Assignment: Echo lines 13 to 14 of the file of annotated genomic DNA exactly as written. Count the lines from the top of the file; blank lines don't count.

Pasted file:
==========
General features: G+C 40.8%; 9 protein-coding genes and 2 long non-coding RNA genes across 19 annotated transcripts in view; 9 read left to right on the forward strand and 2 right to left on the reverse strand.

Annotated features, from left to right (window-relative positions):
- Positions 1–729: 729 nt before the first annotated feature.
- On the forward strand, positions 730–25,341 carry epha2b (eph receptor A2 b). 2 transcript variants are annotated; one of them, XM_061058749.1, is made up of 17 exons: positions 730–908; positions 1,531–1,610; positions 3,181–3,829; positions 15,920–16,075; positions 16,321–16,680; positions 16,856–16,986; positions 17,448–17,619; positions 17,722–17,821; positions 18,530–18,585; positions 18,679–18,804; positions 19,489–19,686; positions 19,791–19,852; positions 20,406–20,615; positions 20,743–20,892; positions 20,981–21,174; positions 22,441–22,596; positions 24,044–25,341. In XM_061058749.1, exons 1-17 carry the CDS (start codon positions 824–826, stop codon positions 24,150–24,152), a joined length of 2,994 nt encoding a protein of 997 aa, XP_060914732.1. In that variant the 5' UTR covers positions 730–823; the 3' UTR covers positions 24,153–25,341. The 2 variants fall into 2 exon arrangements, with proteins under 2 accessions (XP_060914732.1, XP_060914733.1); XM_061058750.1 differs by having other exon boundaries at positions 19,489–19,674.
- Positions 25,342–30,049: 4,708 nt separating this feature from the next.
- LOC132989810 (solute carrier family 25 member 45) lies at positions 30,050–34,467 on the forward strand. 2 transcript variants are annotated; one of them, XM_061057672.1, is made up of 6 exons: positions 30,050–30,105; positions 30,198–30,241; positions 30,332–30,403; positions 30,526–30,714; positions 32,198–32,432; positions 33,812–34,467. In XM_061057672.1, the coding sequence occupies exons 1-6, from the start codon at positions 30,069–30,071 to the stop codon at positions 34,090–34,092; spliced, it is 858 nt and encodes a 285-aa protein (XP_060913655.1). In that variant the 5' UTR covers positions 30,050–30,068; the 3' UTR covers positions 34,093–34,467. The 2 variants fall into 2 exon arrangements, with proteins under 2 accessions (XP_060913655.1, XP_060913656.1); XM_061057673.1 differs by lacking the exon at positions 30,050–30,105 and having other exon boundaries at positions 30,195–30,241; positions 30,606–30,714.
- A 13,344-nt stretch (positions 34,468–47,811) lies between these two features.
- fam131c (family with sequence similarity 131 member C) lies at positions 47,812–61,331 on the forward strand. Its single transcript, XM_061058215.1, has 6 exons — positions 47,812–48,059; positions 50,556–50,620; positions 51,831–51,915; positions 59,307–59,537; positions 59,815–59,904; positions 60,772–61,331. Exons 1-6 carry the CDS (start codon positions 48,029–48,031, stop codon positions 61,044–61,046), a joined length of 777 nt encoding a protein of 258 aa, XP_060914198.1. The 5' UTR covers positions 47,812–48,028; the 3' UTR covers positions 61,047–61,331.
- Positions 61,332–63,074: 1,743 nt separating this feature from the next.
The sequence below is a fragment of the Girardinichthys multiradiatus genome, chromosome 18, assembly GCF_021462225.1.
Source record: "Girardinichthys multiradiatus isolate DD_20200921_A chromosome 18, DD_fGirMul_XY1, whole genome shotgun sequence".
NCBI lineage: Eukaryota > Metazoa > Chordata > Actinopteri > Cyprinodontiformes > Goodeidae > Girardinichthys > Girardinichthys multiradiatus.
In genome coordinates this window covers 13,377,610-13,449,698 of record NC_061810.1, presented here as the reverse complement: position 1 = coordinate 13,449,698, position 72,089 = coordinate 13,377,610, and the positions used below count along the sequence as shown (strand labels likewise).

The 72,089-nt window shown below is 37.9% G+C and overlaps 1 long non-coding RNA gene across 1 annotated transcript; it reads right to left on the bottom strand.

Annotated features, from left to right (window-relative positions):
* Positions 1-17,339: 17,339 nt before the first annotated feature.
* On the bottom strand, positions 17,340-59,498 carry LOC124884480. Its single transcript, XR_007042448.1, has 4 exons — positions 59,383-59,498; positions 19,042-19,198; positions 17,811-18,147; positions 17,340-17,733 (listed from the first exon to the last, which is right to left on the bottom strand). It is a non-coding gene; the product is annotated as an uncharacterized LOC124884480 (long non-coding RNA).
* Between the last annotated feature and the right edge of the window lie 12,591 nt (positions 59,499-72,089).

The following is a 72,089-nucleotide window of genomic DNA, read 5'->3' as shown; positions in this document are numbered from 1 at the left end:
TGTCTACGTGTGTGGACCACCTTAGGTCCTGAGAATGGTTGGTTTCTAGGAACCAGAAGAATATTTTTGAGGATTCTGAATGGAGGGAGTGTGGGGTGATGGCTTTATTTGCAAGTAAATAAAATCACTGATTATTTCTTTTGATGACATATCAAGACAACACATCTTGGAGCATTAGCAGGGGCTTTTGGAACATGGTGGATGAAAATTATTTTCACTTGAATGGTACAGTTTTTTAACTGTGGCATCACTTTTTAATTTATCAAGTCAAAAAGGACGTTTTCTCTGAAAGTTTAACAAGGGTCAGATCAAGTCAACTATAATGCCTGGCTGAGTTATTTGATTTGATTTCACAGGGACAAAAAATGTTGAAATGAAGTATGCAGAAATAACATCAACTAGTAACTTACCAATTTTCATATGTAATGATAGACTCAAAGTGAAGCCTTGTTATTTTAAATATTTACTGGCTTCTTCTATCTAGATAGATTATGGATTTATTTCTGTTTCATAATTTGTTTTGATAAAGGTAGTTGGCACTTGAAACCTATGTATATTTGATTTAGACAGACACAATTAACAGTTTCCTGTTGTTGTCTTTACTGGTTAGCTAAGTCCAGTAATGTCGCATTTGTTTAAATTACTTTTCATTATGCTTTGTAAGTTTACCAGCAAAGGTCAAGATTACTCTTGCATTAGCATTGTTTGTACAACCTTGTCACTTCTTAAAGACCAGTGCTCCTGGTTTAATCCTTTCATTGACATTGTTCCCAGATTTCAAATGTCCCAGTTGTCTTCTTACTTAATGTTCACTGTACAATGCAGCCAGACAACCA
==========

In genome coordinates this window covers 13,377,610-13,449,698 of record NC_061810.1, presented here as the reverse complement: position 1 = coordinate 13,449,698, position 72,089 = coordinate 13,377,610, and the positions used below count along the sequence as shown (strand labels likewise).

The 72,089-nt window shown below is 37.9% G+C and overlaps 1 long non-coding RNA gene across 1 annotated transcript; it reads right to left on the bottom strand.